For mortgage intermediaries seeking direct authorisation by the FSA the discount period may have come and gone but a far more important deadline now looms large on the horizon.
The FSA has, by statute, six months to vet an application so firms not sending their applications in by April 30 this year risk being left out of the market come Mortgage Day.
In the past, when regulation has come to a new part of the financial services market there has been a 'grandfathering' or run-in period whereby firms were given up to six months to put their systems in place so as to comply with the regulator's requirements.
However, this is not to be the case for mortgages. The FSA takes the view that it has given the industry a clear year to prepare for regulation and that that is time enough. It is true that the FSA published the mortgage final rules last October but working through the practicalities of how they will be applied has been rather like peeling an onion – another layer emerges every time intermediaries think they have mastered an issue. This is often caused not directly by regulation but by its commercial realities.
An example of such an issue is commission disclosure. MCOB is specific about what should be disclosed and what need not be. However many lenders take the view that all the payments they make to regulated firms will appear on their Key Facts Illustrations.
This could mean that customer receives contradictory information while the lender and intermediary both feel they have discharged their regulatory responsibilities. We are tackling this issue at AMI – our job is not just to lobby on the introduction of regulation but also on how it actually gets applied in the market.
It is worth noting that the statutory six months the FSA has to process an application runs from receipt of a complete application. If a firm doesn't take the form seriously, rushing it and making mistakes, the FSA can reject it or seek extra information.
This can delay the application being processed and, much more importantly, delay the firm receiving its FSA approval or Part IV permission, as it is catchily known in the trade.
In the run-up to the end of the discount period the AMI helpline was red-hot with member queries about both the form and the application process. I believe we were able to answer every member's query or point them in the right direction. We are now gearing up for an end of April rush as those who needed more time focus on the next deadline. This service is free to members (and I've been told is worth the membership fee alone).
AMI is decidedly neutral about the path members take through regulation. It has always been one of the strengths of this trade body that we represent the whole of the mortgage market. Indeed, this is why we have become recognised as the voice of the industry in regulatory circles.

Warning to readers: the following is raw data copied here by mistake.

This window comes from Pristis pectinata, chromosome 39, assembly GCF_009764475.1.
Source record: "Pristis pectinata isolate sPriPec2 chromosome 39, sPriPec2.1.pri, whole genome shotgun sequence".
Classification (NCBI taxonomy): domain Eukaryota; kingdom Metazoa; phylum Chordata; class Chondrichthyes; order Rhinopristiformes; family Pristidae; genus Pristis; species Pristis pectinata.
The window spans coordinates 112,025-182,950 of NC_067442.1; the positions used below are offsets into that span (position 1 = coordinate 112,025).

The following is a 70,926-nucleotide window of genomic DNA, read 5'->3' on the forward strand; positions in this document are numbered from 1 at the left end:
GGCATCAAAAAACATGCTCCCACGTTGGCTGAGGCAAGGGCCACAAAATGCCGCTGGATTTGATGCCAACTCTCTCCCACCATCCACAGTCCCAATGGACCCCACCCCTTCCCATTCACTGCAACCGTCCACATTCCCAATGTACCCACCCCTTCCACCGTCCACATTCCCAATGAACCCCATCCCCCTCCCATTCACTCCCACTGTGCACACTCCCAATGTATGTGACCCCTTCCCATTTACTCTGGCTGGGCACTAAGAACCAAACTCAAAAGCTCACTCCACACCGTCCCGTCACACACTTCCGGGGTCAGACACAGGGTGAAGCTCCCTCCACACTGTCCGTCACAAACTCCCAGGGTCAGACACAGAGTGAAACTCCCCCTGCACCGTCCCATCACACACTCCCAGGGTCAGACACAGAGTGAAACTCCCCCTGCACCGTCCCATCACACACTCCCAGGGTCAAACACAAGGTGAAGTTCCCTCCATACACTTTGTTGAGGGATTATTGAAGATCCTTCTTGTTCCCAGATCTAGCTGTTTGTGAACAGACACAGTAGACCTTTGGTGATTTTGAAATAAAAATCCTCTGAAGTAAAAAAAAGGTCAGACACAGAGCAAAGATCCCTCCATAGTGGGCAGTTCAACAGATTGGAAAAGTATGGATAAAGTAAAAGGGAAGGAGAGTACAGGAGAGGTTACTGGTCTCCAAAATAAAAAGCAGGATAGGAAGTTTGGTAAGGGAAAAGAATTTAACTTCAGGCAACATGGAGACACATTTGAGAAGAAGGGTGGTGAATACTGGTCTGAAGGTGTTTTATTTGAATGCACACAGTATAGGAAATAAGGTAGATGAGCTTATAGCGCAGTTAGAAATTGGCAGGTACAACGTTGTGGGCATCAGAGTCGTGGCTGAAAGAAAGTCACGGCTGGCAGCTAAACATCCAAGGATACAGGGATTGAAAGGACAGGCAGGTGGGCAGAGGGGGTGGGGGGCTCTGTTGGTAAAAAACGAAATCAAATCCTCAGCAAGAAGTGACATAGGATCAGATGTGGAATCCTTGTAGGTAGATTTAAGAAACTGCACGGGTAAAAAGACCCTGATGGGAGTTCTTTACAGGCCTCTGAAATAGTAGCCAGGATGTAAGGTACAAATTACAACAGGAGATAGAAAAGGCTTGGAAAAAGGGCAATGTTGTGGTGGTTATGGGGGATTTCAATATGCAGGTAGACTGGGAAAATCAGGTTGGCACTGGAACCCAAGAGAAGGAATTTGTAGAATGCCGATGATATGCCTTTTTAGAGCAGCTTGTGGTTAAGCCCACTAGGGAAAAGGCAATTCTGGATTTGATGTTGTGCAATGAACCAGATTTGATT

So although we can help with direct authorisation, we are equally happy answering members' questions on networks.
Let us never forget what Oscar Wilde said: “The only thing to do with good advice is pass it on. It is never any use to oneself.”
Intermediaries planning to seek direct authorisation should now focus on the April deadline. The discount period may have ended but there is still time to buy the FSA 'insurance policy' of receiving direct authorisation.
Members will be aware that we are now entering the election season. This is the opportunity for AMI members to stand for election to the board of their trade body.
The board is responsible for all policy matters so if you want to play a leading role in how your industry is being shaped, why not contact us and find out more about what it means to become an AMI board member.
I should know but I don't know
Q: I passed the CeMAP exams to comply with the MCCB's requirements. Will I need to take new exams when the FSA takes over regulation at the end of October?
A: In August 2003, FSA published CP194 which dealt with training and competence requirements for mortgage intermediaries. The recently issued Policy Statement 04/10 sets out the FSA's thinking.
Intermediaries who have already been assessed as competent under MCCB requirements will be 'grandfathered' into the new FSA regime for the purposes of training and competence.
The FSA has passed responsibility over to the Skills Council so it is the latter's role to ensure appropriate exams are in place in time for the start of mortgage regulation. This relates to advisers who will be new to the role.
Once mortgage regulation starts, an intermediary newly training to advise on standard mortgages must take an appropriate exam within two years. The same timeframe will apply to those training to advise on lifetime mortgages, oversee the sale of lifetime mortgages or design scripted questions for use in non-advised sales of lifetime mortgages.
An intermediary who has previously qualified to advise on standard mortgages and is now seeking to do any of the activities related to lifetime mortgages will also have two years to pass the additional module for lifetime mortgages.